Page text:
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Devil Electric release self-titled debut album


Devil Electric release self-titled debut album

Reviewed by: Craig Grant. Melbourne four piece Devil Electric have realised their debut album and it’s a work of art, mixing vintage with straight up sludge. The band have been around since 2015 and have plied their trade playing riff heavy, fuzzed out rock. Their sound is somewhere between Kadavar and Kyuss but the Devil Electric spin is that the vocals are provided by Pierina O’Brien and that’s what takes this album into new territory. Sure there are other female fronted bands in this space but take a listen and you will know what I mean. I’m not alone in that opinion either. The album debuted at #4 on the Australian independent charts, was Bandcamp’s Global Album of the day and was the feature album of Rolling Stone Australia. So apart from the haunting and evocative vocals from Pierina, what is so good about this album?

That’s a pretty simple question to answer. This nine track album, all gone in less than forty minutes, is true to itself, playing well-worn doom/sludge but somehow injecting it with a soul and a warmth that runs through all of the tracks. Did I also mention that the vocal performance on all of the tracks is stellar? This is an album that needs to be on vinyl and the good news is you can get that option so your neighbours can enjoy Devil Electric as well.

The album starts fairly sedately with Monologue but what you do hear is a soaring vocal and a great mix that brings the growl but keeps it all clean. As openings go it’s all good but it doesn’t signal what we are in for. Next track, Shadowman, is a meaty, chunky track that is like a death threat set to music. The mix pulls the vocals forward but you can hear the layers building and droning under the lyric. By the third track, Lady Velvet, your Spidey-senses should be tingling telling you that you are listening to a well thought album, that’s been put together with some smarts and performed by a band that clearly know what they are all about. This is a monster of a track and about half way through it goes into a chug-fest followed by a lead guitar and vocal fight to the finish. Awesome track.

For you folk that like to dip the digital needle I’ll give you two tracks that you might want to check out before making the inevitable decision to buy this album. Monolith is an instrumental track that is like the music they play in movies where everything has gone to shit and you are sitting there wondering what just happened as the credits roll. This track tells us that there is depth to the band, beyond the vocals, and it’s an impressive track. After a dearth of albums in the market with delayed-jangling guitars from bands calling themselves prog, we are treated to this roaring gem. The second track for you to check out is the last one on the album and it’s called Hypnotica. Big riffs, soaring vocals and breakaway guitars, all gel together to pull out a monster track. This is one to vibrate furniture across the room and it closes out an album that is immense in scale and hard to believe that this is a debut album.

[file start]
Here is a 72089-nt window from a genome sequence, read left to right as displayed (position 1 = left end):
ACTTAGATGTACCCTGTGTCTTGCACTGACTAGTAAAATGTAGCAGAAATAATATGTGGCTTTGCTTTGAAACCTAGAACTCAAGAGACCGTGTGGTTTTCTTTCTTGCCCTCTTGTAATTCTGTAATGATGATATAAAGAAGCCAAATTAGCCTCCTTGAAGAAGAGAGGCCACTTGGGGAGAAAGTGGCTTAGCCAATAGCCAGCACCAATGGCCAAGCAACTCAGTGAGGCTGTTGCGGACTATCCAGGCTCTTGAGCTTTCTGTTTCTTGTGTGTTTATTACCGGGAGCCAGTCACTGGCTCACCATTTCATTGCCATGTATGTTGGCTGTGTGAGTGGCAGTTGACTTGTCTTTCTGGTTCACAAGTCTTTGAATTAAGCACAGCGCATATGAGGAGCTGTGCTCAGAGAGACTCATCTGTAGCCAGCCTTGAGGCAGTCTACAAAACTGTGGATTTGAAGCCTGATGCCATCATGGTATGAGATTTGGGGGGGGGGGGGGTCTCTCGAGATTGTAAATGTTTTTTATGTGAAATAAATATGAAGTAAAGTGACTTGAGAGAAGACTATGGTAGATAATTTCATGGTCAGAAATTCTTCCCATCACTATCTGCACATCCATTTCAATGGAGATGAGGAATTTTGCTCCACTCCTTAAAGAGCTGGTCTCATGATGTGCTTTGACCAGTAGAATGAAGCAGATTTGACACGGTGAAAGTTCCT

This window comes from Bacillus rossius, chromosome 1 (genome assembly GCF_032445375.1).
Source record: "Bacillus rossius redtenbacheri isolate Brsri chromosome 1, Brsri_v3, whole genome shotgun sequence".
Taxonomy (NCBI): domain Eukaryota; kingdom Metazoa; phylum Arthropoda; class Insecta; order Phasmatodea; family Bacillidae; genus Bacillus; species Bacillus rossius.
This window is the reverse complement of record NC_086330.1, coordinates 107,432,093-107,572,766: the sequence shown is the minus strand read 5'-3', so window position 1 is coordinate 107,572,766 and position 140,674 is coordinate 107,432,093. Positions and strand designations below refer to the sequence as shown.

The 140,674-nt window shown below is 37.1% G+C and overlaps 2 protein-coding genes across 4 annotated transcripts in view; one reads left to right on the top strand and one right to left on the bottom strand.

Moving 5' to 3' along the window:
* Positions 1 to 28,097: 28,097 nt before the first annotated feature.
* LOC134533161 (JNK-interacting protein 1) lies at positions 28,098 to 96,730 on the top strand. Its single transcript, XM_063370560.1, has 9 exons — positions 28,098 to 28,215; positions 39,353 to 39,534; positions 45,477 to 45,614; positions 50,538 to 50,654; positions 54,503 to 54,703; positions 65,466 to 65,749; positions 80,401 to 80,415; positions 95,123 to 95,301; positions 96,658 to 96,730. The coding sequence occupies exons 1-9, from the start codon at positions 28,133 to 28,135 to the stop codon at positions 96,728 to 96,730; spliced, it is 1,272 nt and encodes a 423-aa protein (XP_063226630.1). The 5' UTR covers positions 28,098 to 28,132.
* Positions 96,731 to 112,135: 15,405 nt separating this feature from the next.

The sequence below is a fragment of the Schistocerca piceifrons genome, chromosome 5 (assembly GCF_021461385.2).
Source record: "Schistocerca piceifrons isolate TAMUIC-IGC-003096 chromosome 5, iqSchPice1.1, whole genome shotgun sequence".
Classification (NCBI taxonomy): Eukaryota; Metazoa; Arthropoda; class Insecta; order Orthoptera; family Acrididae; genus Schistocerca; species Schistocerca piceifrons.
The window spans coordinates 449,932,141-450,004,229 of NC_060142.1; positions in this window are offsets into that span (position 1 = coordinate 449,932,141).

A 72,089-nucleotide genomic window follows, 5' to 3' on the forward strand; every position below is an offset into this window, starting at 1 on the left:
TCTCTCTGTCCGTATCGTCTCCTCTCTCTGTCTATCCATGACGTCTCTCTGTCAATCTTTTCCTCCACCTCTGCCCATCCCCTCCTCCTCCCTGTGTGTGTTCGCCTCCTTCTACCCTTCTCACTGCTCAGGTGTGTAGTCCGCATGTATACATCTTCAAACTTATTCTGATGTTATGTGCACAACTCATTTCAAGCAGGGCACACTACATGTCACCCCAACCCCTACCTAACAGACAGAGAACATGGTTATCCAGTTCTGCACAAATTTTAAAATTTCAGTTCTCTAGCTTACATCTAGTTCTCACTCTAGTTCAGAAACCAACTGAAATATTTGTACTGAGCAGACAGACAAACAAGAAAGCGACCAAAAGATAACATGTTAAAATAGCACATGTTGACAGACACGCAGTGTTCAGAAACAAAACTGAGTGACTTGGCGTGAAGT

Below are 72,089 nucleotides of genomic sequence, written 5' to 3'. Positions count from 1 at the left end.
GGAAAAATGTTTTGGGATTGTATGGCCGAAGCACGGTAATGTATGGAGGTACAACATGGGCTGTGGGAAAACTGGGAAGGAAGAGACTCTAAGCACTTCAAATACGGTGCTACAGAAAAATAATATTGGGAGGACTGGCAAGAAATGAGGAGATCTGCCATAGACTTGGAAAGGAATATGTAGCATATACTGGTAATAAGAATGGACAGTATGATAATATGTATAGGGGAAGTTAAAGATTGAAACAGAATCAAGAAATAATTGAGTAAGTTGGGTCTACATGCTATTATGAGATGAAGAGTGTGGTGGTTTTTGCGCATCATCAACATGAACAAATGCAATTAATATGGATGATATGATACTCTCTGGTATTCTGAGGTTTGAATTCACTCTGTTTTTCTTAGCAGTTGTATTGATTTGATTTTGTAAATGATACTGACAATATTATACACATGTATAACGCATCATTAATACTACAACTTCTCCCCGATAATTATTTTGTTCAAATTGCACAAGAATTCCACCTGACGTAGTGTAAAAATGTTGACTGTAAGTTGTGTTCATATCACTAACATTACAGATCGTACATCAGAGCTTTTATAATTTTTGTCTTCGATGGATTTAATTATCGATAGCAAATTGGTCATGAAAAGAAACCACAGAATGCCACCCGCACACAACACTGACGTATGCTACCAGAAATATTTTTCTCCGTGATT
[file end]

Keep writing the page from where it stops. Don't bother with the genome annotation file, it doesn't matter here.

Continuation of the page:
This is an easy album to like and review. It’s full of ideas and although there are plenty of bands out there playing their version of doom/sludge/whatever, this is different. It’s not a show-gazers album because it’s upbeat and challenging. Sure you could lie there and enjoy the room spins as the bass rings out but this album has a soul to it, which is unusual for albums in this ‘genre’. I really can’t say much more beyond get this album, listen to it and enjoy the beginning of something special. If Devil Electric make it to North American markets this early in their career we could have another Australian export on our hands. Can’t rate this band or album highly enough. Get some Devil Electric into your life.